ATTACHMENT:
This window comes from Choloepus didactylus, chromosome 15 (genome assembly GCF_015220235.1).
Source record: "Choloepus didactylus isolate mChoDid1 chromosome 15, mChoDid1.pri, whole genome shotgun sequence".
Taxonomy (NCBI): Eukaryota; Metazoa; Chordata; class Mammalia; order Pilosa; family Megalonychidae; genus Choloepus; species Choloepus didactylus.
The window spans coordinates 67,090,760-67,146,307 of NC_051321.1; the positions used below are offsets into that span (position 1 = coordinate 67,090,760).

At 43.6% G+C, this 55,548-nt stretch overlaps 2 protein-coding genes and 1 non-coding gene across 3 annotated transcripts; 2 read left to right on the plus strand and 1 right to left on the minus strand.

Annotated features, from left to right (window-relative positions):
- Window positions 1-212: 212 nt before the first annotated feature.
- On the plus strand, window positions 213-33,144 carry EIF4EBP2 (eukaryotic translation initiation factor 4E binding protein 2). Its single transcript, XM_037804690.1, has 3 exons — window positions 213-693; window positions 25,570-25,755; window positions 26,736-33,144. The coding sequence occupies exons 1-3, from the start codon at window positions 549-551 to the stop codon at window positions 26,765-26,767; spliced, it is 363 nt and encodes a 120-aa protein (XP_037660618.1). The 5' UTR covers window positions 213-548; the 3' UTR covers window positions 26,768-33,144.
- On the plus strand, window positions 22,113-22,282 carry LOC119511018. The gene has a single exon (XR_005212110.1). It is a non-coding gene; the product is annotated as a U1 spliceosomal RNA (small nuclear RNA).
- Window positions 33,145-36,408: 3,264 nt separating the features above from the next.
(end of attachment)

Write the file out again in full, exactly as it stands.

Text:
This window comes from Choloepus didactylus, chromosome 15 (genome assembly GCF_015220235.1).
Source record: "Choloepus didactylus isolate mChoDid1 chromosome 15, mChoDid1.pri, whole genome shotgun sequence".
Taxonomy (NCBI): Eukaryota; Metazoa; Chordata; class Mammalia; order Pilosa; family Megalonychidae; genus Choloepus; species Choloepus didactylus.
The window spans coordinates 67,090,760-67,146,307 of NC_051321.1; the positions used below are offsets into that span (position 1 = coordinate 67,090,760).

At 43.6% G+C, this 55,548-nt stretch overlaps 2 protein-coding genes and 1 non-coding gene across 3 annotated transcripts; 2 read left to right on the plus strand and 1 right to left on the minus strand.

Annotated features, from left to right (window-relative positions):
- Window positions 1-212: 212 nt before the first annotated feature.
- On the plus strand, window positions 213-33,144 carry EIF4EBP2 (eukaryotic translation initiation factor 4E binding protein 2). Its single transcript, XM_037804690.1, has 3 exons — window positions 213-693; window positions 25,570-25,755; window positions 26,736-33,144. The coding sequence occupies exons 1-3, from the start codon at window positions 549-551 to the stop codon at window positions 26,765-26,767; spliced, it is 363 nt and encodes a 120-aa protein (XP_037660618.1). The 5' UTR covers window positions 213-548; the 3' UTR covers window positions 26,768-33,144.
- On the plus strand, window positions 22,113-22,282 carry LOC119511018. The gene has a single exon (XR_005212110.1). It is a non-coding gene; the product is annotated as a U1 spliceosomal RNA (small nuclear RNA).
- Window positions 33,145-36,408: 3,264 nt separating the features above from the next.